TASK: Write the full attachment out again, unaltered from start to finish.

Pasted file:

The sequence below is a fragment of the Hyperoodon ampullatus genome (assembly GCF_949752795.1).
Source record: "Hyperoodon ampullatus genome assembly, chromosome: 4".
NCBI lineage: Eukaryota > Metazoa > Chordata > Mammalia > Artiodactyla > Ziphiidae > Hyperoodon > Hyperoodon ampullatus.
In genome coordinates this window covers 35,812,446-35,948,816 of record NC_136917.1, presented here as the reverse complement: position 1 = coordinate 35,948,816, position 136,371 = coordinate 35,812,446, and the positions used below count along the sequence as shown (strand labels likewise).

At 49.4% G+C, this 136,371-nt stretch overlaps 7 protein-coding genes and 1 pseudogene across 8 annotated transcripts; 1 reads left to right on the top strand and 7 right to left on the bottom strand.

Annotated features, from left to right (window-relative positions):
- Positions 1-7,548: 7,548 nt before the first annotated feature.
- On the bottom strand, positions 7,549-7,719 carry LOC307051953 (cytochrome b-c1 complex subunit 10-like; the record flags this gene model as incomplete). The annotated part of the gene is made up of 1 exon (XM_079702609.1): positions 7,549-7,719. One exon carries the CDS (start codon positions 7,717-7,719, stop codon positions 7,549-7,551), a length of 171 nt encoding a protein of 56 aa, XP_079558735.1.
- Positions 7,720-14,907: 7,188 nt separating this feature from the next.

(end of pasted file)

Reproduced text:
The sequence below is a fragment of the Hyperoodon ampullatus genome (assembly GCF_949752795.1).
Source record: "Hyperoodon ampullatus genome assembly, chromosome: 4".
NCBI lineage: Eukaryota > Metazoa > Chordata > Mammalia > Artiodactyla > Ziphiidae > Hyperoodon > Hyperoodon ampullatus.
In genome coordinates this window covers 35,812,446-35,948,816 of record NC_136917.1, presented here as the reverse complement: position 1 = coordinate 35,948,816, position 136,371 = coordinate 35,812,446, and the positions used below count along the sequence as shown (strand labels likewise).

At 49.4% G+C, this 136,371-nt stretch overlaps 7 protein-coding genes and 1 pseudogene across 8 annotated transcripts; 1 reads left to right on the top strand and 7 right to left on the bottom strand.

Annotated features, from left to right (window-relative positions):
- Positions 1-7,548: 7,548 nt before the first annotated feature.
- On the bottom strand, positions 7,549-7,719 carry LOC307051953 (cytochrome b-c1 complex subunit 10-like; the record flags this gene model as incomplete). The annotated part of the gene is made up of 1 exon (XM_079702609.1): positions 7,549-7,719. One exon carries the CDS (start codon positions 7,717-7,719, stop codon positions 7,549-7,551), a length of 171 nt encoding a protein of 56 aa, XP_079558735.1.
- Positions 7,720-14,907: 7,188 nt separating this feature from the next.